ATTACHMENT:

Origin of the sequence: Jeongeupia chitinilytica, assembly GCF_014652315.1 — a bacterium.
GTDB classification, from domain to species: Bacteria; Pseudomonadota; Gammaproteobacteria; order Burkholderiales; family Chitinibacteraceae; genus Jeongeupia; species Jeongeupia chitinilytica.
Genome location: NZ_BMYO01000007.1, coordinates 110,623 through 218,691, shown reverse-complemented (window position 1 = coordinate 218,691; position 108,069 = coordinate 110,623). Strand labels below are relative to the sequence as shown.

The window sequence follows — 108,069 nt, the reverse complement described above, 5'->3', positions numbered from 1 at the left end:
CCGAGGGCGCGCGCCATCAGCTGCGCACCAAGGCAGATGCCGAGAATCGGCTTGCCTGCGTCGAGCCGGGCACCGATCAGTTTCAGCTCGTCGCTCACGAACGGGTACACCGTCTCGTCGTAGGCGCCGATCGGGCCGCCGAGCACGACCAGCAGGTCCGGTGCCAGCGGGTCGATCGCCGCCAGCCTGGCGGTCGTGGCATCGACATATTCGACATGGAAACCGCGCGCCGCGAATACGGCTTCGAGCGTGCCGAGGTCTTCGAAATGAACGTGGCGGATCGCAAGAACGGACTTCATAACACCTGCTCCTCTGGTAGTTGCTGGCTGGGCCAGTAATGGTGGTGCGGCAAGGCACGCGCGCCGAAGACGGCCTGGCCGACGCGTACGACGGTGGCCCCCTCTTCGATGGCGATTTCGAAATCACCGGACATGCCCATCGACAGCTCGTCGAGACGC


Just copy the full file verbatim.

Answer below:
Origin of the sequence: Jeongeupia chitinilytica, assembly GCF_014652315.1 — a bacterium.
GTDB classification, from domain to species: Bacteria; Pseudomonadota; Gammaproteobacteria; order Burkholderiales; family Chitinibacteraceae; genus Jeongeupia; species Jeongeupia chitinilytica.
Genome location: NZ_BMYO01000007.1, coordinates 110,623 through 218,691, shown reverse-complemented (window position 1 = coordinate 218,691; position 108,069 = coordinate 110,623). Strand labels below are relative to the sequence as shown.

The window sequence follows — 108,069 nt, the reverse complement described above, 5'->3', positions numbered from 1 at the left end:
CCGAGGGCGCGCGCCATCAGCTGCGCACCAAGGCAGATGCCGAGAATCGGCTTGCCTGCGTCGAGCCGGGCACCGATCAGTTTCAGCTCGTCGCTCACGAACGGGTACACCGTCTCGTCGTAGGCGCCGATCGGGCCGCCGAGCACGACCAGCAGGTCCGGTGCCAGCGGGTCGATCGCCGCCAGCCTGGCGGTCGTGGCATCGACATATTCGACATGGAAACCGCGCGCCGCGAATACGGCTTCGAGCGTGCCGAGGTCTTCGAAATGAACGTGGCGGATCGCAAGAACGGACTTCATAACACCTGCTCCTCTGGTAGTTGCTGGCTGGGCCAGTAATGGTGGTGCGGCAAGGCACGCGCGCCGAAGACGGCCTGGCCGACGCGTACGACGGTGGCCCCCTCTTCGATGGCGATTTCGAAATCACCGGACATGCCCATCGACAGCTCGTCGAGACGC